Drivers and spatial patterns of avian defaunation in tropical forests

I Ferreiro-Arias, L Santini, HSSC Sagar, C Richard-Hansen, E Guilbert, PM Forget, M van Kuijk, AB Scabin, CA Peres, E Revilla, A Benítez-López

Research output: Contribution to journalArticleAcademicpeer-review


Wildlife overexploitation, either for food consumption or for the pet trade, is one of the main threats to bird species in tropical forests. Yet, the spatial distribution and intensity of harvesting pressure on tropical birds remain challenging to quantify. Here, we identify the drivers of hunting-induced declines in bird abundance and quantify the magnitude and the spatial extent of avian defaunation at a pantropical scale.


We compiled 2968 abundance estimates in hunted and non-hunted sites across the tropics spanning 518 bird species. Using a Bayesian modelling framework, we fitted species' abundance response ratios to a set of drivers of hunting pressure and species traits. Subsequently, we applied our model to quantify the spatial patterns of avian defaunation across tropical forests and to assess avian defaunation across biogeographic realms, and for species captured for the pet trade or for food consumption.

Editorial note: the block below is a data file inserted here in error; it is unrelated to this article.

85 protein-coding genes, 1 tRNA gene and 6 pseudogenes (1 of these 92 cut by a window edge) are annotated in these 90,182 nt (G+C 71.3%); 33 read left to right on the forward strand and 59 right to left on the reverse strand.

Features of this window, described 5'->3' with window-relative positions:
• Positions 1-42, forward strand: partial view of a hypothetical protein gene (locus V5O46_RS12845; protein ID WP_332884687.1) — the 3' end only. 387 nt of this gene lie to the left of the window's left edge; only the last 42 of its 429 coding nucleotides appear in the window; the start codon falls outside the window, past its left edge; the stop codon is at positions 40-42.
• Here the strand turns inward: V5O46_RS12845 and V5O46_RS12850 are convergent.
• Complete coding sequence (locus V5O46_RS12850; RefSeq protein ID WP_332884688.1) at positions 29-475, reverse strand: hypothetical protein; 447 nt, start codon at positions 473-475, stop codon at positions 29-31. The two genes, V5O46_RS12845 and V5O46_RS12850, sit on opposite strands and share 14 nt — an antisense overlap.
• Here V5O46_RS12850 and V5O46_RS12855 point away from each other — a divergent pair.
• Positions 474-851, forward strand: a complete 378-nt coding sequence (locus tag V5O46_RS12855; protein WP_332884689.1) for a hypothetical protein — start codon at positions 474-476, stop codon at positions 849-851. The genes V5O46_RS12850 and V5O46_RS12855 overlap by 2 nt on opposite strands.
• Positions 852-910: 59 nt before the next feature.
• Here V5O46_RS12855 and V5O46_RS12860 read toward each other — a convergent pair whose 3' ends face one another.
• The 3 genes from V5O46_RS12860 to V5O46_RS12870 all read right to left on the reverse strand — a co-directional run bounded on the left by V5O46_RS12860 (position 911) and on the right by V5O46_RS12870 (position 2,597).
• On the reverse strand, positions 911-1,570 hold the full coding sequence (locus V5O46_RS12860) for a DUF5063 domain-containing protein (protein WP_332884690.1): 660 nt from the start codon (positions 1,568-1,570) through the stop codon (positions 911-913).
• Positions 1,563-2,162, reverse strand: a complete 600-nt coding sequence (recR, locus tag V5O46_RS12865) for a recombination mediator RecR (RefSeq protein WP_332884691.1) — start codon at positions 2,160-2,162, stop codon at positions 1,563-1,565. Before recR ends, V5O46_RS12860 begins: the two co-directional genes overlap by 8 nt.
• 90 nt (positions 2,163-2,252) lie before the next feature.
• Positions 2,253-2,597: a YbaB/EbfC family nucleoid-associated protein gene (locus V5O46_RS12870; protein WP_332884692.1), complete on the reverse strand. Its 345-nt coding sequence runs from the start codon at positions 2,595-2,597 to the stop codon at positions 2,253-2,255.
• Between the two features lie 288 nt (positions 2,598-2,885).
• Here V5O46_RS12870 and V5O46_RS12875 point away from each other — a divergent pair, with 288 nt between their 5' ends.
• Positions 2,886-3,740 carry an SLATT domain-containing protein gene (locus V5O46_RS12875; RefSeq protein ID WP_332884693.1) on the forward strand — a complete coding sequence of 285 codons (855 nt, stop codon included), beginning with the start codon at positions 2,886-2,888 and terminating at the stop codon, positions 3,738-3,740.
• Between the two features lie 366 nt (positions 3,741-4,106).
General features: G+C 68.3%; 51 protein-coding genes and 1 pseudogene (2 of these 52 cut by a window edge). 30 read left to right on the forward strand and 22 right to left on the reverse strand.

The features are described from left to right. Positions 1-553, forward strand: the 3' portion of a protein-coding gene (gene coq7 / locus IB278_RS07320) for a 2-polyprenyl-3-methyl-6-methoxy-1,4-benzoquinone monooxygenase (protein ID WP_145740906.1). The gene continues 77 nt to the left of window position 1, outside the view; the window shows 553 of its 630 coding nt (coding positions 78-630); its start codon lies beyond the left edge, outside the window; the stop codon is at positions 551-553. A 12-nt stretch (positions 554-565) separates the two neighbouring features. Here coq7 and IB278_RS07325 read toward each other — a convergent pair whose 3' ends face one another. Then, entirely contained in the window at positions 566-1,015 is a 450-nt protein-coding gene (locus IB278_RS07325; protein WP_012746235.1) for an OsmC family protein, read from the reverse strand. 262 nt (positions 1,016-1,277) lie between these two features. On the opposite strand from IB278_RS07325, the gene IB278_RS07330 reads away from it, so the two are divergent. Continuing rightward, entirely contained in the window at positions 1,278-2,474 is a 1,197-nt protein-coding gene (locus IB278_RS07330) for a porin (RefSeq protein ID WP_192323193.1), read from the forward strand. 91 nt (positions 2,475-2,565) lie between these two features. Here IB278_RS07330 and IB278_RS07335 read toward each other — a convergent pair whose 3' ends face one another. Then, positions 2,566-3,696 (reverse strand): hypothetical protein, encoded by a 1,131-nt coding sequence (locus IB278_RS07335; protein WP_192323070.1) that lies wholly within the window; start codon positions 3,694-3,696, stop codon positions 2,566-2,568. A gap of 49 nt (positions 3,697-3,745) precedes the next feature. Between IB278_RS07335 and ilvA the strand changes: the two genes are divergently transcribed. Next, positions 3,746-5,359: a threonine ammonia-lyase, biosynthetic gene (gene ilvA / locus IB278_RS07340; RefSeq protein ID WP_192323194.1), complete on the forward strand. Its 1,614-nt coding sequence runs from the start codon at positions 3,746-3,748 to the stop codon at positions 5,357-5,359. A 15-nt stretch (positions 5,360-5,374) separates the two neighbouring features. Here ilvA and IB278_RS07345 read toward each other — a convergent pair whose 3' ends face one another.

Body mass and its interactions with hunter accessibility and proximity to urban markets were the most important drivers of hunting-induced bird abundance declines. We estimated a mean abundance reduction of 12% across the tropics for all species, and that 43% of the extent of tropical forests harbour defaunated avian communities. Large-bodied species and the Indomalayan realm displayed the greatest abundance declines. Further, moderate to high levels of defaunation extended over 24% of the pantropical forest area, with distinct spatial patterns for species captured for the pet trade (Brazil, China and Indonesia) and for food consumption (SE Asia and West Africa).

Main Conclusions
Our study emphasizes the role of hunter accessibility and the proximity to urban markets as major drivers of bird abundance declines due to hunting and trapping. We further identified hotspots where overexploitation has detrimental effects on tropical birds, encompassing local extinction events, thus underscoring the urgent need for conservation efforts to address unsustainable exploitation for both subsistence and trade.
Original languageEnglish
Number of pages15
JournalDiversity and Distributions
Publication statusE-pub ahead of print - 10 May 2024


  • abundance
  • bird
  • bushmeat
  • defaunation
  • hunting
  • overexploitation
  • pantropical
  • pet trade
  • poaching
  • wild meat


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